Mesmerizing Marine Mimics: Fooling Across Phyla

This post is the second in a six post series outlining the evolution of mimicry within the ocean realm. These posts detail various ways in which organisms may copy other organisms in appearance and behavior, and the evolutionary context for how these mimic-model pairings have come to be. The first entry in this series goes over some fundamental introductory concepts and definitions regarding mimicry in general.

A fish that has evolved to mimic a completely different, potentially entirely unrelated species of fish is relatively impressive. It is a testament to the power of natural selection, this honing and whittling down of a creature so that it may converge on the same exact external form for the sake of protection or the easy procurement of food.

But fish all have the same overall “blueprint.” Paired fins, vertically oriented tail fin, eyes in the front, big, snappy mouth, gills behind the eyes, generally sleek and muscular…there are a number of distinctly “fishy” features that evolution doesn’t fuck around with too much. This sort of basic body plan of a taxonomic group is sometimes down as a “bauplan” and its sort of the generic physical shape and scaffolding with which a given lineage of organisms ends up modifying as different branches break off and try out different tweaks and strategies. The “bauplan” for a motor vehicle, for example, is basically four wheels with tires, a broad cabin for passengers resting atop the rolling chassis, windows, engine, headlights, perhaps a trunk in the back. Anyone can tell you that there are many differences between a Chevy Camaro, a Subaru Outback, and a Hummer, but all of them are superficial when you consider the motor vehicle bauplan they all share. Similarly, the alterations and adaptations associated with the evolution of mimicry in these fish are limited by the constraints generated by their overall body plans. A fish can only fake it so far, and imitating another animal with the same bauplan is completely within any developmental constraints.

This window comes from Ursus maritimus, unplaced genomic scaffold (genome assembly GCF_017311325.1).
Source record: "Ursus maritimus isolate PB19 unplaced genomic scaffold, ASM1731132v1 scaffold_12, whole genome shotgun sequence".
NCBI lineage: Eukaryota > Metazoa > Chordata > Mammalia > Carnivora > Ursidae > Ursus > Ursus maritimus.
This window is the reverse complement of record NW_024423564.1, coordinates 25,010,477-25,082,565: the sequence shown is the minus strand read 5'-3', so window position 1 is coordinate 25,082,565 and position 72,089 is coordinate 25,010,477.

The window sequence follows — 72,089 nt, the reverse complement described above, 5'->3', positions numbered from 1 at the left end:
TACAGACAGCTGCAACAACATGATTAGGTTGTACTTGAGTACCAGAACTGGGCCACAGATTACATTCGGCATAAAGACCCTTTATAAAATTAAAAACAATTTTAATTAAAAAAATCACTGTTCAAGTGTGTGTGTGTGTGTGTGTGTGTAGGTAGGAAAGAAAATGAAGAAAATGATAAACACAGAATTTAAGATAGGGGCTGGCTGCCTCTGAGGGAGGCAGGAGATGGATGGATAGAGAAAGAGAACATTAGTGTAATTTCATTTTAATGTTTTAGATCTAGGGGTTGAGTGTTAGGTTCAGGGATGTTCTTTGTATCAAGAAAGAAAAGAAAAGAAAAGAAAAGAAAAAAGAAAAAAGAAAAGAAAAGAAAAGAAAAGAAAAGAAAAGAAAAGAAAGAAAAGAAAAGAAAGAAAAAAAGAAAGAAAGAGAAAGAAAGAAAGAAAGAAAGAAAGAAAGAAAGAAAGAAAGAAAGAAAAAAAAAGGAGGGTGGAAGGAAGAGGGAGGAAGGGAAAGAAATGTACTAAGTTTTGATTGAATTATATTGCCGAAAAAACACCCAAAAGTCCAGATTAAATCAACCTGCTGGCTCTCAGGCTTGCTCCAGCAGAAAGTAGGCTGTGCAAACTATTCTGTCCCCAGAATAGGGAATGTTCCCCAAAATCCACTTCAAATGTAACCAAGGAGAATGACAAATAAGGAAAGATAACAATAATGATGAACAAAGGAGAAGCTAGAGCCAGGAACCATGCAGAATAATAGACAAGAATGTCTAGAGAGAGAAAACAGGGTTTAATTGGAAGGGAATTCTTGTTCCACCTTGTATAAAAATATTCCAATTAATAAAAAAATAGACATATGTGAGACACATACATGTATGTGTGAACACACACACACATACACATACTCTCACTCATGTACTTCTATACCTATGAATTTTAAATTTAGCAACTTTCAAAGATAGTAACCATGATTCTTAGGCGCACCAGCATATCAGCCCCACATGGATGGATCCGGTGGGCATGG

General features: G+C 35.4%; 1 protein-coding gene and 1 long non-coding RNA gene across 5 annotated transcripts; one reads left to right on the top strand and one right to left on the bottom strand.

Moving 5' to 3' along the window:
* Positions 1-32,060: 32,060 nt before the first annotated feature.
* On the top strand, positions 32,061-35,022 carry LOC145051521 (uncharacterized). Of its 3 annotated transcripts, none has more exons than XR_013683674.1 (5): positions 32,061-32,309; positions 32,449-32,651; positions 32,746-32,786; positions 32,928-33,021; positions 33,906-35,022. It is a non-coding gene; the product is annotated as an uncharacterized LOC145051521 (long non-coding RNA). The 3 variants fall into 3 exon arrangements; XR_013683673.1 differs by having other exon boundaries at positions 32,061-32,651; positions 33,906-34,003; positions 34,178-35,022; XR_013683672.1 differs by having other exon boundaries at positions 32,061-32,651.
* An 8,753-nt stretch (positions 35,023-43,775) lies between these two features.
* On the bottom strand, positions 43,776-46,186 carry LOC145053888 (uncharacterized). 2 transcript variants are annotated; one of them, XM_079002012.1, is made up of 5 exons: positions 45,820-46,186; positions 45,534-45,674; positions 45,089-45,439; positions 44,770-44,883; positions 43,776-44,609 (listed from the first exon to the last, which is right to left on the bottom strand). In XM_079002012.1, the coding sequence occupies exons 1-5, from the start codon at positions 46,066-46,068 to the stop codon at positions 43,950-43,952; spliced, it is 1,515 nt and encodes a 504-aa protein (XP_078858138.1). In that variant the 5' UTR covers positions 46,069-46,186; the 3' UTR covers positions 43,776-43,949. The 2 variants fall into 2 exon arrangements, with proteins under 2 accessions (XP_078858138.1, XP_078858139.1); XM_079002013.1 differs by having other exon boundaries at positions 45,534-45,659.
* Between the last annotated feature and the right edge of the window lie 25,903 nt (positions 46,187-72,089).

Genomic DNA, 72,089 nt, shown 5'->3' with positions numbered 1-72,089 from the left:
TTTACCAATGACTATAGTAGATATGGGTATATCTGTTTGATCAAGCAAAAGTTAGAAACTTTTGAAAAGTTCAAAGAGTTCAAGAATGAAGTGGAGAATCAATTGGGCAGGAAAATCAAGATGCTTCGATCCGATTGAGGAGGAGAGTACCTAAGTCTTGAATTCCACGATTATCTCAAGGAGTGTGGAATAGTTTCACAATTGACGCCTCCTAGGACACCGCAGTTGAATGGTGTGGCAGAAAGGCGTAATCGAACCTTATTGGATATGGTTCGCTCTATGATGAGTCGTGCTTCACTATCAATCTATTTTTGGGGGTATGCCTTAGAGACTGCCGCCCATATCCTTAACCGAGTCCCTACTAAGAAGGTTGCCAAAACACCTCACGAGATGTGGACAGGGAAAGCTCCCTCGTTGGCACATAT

But there are fish that manage to step outside the “vertebrate box” when it comes to pulling a fast one on their ocean community. There are some fish that are mimics of invertebrates; spineless, squishy, squirmy things that they haven’t shared a common ancestor with for well over 550 million years. These fish convincingly pass themselves off as things that aren’t even remotely built the same way, all through some clever innovation through the prism of evolution.

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